Chlorination as a Water Treatment Method

Outside of filtration, water treatment was also gaining momentum. With diseases like typhoid and diarrhea on the rise, it was more urgent than ever to find suitable water treatment. In the early 1900s, chlorination started to be used to treat water.

Great Britain was the first to begin chlorinating the public drinking water. This was done to combat the high death toll caused by cholera but it also resulted in keeping the drinking water safe from typhoid.

The success of this water treatment method led to it being utilized in New Jersey and soon the rest of America. The method used was sand filtration combined with chlorination. It resulted in the virtual elimination of waterborne diseases like cholera, dysentery, and typhoid.

However, this method added substantial amounts of chlorine into the water, which had its own negative consequences. Drinking chlorinated water had been linked to the aggravation of many respiratory diseases such as asthma. This led to the search and addition of more water filtration methods.

The Clean Water Act

With the advent of the 20th century, clean water was not only looked at as an amenity but a basic human right. Similarly, environmental concerns began raising in the 1960s and 1970s  regarding clean water and what it stands for. This led to the formation of important agencies such as the Environmental Protection Agency (EPA) in the United States.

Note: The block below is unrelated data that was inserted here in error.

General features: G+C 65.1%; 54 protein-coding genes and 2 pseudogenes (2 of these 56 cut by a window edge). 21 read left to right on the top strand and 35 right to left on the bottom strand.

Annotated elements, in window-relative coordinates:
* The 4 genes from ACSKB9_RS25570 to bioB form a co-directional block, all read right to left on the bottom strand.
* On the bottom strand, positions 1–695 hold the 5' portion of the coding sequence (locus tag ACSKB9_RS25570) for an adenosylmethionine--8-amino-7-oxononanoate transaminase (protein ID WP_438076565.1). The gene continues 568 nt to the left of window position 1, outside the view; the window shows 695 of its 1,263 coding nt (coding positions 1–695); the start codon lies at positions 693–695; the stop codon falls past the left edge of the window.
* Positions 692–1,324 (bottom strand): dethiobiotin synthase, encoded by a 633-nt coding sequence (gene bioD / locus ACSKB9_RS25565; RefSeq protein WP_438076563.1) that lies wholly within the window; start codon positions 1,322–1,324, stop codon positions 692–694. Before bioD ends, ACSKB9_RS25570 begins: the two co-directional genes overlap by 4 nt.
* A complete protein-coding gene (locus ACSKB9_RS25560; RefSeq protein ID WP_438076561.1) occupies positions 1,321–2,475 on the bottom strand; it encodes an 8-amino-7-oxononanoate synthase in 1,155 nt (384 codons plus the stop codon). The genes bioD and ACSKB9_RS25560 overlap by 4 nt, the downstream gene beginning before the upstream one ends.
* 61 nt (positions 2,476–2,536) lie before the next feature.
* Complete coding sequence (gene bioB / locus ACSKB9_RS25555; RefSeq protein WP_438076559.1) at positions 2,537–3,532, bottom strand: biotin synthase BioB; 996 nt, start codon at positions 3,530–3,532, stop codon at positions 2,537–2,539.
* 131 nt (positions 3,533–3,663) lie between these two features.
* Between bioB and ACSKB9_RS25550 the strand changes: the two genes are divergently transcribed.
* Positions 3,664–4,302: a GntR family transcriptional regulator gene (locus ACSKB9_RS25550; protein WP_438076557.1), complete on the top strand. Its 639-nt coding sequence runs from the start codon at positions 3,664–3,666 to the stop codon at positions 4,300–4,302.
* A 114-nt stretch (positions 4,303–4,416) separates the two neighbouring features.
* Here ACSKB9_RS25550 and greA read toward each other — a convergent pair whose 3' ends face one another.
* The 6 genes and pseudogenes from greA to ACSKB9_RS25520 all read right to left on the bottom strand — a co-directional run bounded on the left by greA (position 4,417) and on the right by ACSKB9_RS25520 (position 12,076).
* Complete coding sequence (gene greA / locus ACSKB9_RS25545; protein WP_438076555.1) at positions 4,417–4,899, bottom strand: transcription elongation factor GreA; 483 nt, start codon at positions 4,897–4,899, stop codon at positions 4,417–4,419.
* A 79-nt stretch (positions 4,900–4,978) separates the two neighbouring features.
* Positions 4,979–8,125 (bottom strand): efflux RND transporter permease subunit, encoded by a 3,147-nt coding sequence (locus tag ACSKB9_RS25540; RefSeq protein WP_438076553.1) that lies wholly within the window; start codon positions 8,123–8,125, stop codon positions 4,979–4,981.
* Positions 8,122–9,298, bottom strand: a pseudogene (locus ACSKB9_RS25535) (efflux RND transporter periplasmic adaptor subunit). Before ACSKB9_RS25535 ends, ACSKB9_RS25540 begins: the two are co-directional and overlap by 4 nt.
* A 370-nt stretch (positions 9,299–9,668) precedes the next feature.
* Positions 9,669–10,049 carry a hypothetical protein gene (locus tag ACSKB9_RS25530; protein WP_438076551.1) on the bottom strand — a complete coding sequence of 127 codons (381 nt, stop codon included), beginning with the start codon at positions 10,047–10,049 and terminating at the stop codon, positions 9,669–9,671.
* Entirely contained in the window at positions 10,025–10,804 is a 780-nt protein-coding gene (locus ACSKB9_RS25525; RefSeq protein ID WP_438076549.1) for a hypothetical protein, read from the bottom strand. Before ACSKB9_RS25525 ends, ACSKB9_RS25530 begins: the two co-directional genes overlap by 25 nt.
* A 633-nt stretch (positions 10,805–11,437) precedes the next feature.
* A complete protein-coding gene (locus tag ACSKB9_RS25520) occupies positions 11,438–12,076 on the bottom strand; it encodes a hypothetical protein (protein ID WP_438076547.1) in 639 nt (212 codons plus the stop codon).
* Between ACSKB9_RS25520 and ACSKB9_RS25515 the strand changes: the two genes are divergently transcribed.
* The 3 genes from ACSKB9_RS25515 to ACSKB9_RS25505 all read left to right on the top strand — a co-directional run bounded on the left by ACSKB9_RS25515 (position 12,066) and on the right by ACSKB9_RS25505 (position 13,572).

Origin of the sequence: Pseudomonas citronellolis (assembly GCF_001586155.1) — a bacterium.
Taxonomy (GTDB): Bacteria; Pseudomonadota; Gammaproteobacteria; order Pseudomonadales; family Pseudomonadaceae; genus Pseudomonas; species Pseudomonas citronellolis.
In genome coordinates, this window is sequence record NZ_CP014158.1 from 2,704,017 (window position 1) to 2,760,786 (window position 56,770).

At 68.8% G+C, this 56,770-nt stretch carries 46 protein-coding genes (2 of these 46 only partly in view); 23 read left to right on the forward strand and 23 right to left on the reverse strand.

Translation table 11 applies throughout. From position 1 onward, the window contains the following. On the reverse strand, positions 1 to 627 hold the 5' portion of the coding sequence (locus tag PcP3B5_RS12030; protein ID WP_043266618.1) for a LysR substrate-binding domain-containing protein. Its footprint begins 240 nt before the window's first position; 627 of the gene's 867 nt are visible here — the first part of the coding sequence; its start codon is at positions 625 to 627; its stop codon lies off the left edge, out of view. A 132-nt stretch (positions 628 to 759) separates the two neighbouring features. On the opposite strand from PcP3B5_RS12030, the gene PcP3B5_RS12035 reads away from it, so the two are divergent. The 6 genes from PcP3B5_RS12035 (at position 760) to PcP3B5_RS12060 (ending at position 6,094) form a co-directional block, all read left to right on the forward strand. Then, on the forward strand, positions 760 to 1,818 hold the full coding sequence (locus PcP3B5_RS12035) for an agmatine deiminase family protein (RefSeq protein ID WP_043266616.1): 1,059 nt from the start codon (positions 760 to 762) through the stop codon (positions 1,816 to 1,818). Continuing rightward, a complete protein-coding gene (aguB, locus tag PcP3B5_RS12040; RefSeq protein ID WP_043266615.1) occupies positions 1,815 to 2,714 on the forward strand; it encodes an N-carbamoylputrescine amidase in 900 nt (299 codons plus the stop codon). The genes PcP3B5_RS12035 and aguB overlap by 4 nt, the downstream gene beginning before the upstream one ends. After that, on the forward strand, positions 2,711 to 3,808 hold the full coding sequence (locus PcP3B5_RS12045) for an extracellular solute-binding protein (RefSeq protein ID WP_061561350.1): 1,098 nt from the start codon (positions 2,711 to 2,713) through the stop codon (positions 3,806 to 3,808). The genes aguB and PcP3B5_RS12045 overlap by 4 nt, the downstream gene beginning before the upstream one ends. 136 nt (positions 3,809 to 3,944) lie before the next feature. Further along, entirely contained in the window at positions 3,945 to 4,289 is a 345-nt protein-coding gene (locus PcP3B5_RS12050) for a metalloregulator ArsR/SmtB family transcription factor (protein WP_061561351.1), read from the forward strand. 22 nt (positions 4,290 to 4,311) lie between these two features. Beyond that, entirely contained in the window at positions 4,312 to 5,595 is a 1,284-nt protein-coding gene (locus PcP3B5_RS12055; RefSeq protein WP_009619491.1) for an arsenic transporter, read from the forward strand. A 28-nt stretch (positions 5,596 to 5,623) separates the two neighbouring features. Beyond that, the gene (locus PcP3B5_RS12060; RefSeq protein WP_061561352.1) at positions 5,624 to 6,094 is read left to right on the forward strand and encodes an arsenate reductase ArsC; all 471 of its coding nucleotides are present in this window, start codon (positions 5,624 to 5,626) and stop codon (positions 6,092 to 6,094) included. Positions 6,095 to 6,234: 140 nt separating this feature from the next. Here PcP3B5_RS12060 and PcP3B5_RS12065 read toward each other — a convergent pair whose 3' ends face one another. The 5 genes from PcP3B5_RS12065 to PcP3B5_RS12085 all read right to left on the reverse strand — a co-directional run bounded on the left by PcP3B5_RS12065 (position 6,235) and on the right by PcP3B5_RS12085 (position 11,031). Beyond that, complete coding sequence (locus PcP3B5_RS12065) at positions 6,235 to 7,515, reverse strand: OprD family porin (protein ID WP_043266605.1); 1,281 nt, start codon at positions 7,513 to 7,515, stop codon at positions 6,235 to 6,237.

The most important though was the Clean Water Act (CWA) amended in 1972. The formation of this act is responsible for many of the regulations implemented to supply us with clean drinking water. These amendments included regulations for pollutant discharges into US waters, funding for sewage treatment plants, law to obtain a permit to discharge pollutants into navigable waters, and so on. It also became a law that every city throughout the nation must have a water treatment plant.

Clean Drinking Water: The Present

Due to large amounts of mismanaged industrial dumping, water sources these days have become highly polluted. Many of our top river sites have become so toxic that the water cannot even be used for agriculture. There have been rapid developments in the field of water purification. Various handy drinking water test kits have been invented for easy access to clean drinking water.

With reverse osmosis, ionization, desalination, distillation, and more guarding our water supply, we can be glad that we don’t have to rely on taste. However, more efforts need to be put in to ensure that water pollution does not get out of hand.

(Last Updated on June 11, 2020 by Sadrish Dabadi)

Nina Howell is a Rewenable Energy researcher and consultant based out of Houston, Texas Area. She earned her Master's Degree in Energy and Earth Resources from Austin Jackson School of Geosciences in 2010, and a Bachelor's Degree in Environmental Science from State University of New York College of Environmental Science and Forestry in 2008. Nina has been working in the energy sector since 2011. She worked as an Energy Supply Analyst from 2011 to 2017 in Bounce Energy and then as a Research and Energy Consultant at GE Renewable Energy from March 2017 to February 2020 . Nina is a mom of 2 beautiful children who are joy to her life. She strongly believes in eco-friendly living and is vocal about renewable energy, environmental issues, water crisis, and sustainable living.